Since the general election, Momentum has grown substantially, and is, reportedly, now approaching 30,000 members. But are Momentum groups revitalising? Are the new structures — the constitution with its promises of online votes and oversight of the National Coordinating Group — producing fruitful results?
A survey across the country would suggest that the functioning of groups is very mixed. A handful of groups have found themselves de-recognised by the national Momentum office for apparently not having an assigned Data Manager, or for retaining their own lists of members and supporters. Others groups hold events discussing the councillor selection process or rallies with multiple speakers but no meetings allowing debate. Active groups with their own campaigns are in a minority.
For a few, activity around the Picturehouse strike and McDonalds has provided a focus on workers’ struggle and fighting for decent wages. new members What are the new members doing? Members have enthusiastically taken part in the various #Unseat initiatives street canvassing against high profile and vulnerable Tory MPs. However, beyond that, as in the Labour Party, many new members of Momentum seem happy with online campaigns such as responding to emails, surveys, sharing online content. Momentum knows how to run elections and is a good mobilising tool for boots on the ground.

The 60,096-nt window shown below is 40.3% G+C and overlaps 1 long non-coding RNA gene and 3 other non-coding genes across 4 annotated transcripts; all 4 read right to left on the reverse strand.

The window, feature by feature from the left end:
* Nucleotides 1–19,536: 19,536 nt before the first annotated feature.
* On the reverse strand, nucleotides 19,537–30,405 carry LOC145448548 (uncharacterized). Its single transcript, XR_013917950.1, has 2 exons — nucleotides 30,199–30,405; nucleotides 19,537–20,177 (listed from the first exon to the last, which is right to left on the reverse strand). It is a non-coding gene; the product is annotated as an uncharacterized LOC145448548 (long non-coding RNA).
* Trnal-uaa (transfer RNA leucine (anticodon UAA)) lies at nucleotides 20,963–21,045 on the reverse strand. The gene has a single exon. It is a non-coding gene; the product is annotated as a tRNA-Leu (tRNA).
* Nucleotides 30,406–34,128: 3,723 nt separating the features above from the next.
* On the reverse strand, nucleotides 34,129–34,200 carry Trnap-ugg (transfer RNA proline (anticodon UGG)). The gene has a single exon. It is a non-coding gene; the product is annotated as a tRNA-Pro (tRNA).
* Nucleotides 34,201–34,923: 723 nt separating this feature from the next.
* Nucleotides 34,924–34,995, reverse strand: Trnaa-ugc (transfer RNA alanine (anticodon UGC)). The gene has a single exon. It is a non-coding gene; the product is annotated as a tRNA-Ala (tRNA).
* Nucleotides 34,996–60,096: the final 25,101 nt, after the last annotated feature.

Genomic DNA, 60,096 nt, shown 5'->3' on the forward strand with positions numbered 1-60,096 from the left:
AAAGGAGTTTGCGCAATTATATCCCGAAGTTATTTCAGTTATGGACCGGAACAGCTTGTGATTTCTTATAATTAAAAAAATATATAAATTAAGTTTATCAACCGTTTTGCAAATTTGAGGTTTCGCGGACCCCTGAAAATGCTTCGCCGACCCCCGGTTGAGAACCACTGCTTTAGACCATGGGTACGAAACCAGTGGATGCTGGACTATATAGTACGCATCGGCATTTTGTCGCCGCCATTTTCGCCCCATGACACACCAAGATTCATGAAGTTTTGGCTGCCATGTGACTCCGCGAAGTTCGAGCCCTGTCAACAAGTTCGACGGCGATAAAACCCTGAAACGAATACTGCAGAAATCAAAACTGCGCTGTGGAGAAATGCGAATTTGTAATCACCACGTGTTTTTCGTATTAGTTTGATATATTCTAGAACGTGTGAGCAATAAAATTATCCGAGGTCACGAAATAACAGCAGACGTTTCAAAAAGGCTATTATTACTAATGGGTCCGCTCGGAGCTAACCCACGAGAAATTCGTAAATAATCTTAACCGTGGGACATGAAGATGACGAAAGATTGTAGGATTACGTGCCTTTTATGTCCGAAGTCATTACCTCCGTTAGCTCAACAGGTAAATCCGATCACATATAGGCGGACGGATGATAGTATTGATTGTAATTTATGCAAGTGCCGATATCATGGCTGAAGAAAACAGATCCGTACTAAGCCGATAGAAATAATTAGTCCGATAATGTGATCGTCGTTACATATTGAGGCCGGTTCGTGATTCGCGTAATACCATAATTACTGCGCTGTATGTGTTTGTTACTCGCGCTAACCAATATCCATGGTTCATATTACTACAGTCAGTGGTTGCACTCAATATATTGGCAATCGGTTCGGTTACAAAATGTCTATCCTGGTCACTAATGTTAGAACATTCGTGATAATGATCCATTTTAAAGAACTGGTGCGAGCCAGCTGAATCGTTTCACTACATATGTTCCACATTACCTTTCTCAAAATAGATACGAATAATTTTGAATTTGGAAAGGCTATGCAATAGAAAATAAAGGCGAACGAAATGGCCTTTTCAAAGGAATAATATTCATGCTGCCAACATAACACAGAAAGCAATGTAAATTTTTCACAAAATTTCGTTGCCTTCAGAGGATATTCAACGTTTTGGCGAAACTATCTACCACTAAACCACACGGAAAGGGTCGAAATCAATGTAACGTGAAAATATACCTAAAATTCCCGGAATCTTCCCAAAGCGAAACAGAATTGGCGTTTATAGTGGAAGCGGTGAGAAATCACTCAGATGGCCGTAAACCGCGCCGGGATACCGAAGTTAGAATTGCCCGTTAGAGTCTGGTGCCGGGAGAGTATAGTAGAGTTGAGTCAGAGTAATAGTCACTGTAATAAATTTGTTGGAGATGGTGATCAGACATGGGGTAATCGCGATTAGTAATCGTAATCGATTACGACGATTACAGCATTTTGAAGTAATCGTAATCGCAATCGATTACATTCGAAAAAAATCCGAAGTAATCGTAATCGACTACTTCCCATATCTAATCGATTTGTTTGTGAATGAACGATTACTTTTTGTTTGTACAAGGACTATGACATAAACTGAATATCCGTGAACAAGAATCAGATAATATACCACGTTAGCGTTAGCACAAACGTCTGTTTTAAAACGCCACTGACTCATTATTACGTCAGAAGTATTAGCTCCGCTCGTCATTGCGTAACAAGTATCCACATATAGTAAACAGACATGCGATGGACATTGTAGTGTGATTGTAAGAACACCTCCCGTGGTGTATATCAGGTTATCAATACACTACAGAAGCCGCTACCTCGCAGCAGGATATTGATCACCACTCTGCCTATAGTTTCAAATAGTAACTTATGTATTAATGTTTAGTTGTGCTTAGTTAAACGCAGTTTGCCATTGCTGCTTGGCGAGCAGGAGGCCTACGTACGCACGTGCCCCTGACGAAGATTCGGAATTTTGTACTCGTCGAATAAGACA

Missing, though, is a stronger political perspective for Momentum, particularly as a Corbyn-led Labour government becomes increasingly likely. Experience of Labour Party conference shows that a shutting down of debate is more likely than an opportunity to ask questions. Even the online decision-making we were promised has not been delivered. For instance, there was no ballot, online or otherwise, to choose Momentum’s preferred candidates for the Centre Left Grassroots Alliance slate. The notes from September’s NCG meeting say they are still committed to an online process, but this remains “in the design and development phase of... a platform that fulfills the requirements”.
Where groups are active, an obvious next step would be to organise area and regional meetings.